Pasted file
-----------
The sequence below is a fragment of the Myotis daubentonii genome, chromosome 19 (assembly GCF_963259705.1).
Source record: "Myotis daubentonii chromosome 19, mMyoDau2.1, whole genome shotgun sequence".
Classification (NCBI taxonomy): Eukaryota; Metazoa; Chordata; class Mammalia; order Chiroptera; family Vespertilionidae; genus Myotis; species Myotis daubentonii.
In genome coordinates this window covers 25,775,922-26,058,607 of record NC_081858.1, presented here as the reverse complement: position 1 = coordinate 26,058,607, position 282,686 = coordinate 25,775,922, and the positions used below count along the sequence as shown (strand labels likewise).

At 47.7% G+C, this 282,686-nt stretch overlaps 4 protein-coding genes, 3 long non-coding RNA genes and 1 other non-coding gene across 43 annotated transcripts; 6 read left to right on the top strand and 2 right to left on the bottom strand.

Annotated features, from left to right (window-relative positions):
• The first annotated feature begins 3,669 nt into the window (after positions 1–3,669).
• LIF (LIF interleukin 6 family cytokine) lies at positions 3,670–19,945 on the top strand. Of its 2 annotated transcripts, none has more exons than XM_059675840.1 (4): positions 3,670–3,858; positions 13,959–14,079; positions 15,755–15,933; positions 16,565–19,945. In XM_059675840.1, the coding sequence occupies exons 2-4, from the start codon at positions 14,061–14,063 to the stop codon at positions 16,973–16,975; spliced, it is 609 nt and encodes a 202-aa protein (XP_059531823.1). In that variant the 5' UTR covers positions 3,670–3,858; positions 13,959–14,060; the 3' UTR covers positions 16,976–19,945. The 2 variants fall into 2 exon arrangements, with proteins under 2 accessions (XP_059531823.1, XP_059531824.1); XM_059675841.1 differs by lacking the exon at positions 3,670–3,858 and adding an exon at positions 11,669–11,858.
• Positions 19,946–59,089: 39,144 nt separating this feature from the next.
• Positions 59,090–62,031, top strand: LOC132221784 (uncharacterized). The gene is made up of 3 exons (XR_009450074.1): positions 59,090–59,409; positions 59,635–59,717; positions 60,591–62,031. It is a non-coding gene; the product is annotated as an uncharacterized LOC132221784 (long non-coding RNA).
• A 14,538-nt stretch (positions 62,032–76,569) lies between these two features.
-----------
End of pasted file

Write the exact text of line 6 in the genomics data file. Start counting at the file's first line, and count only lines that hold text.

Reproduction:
Annotated features, from left to right (window-relative positions):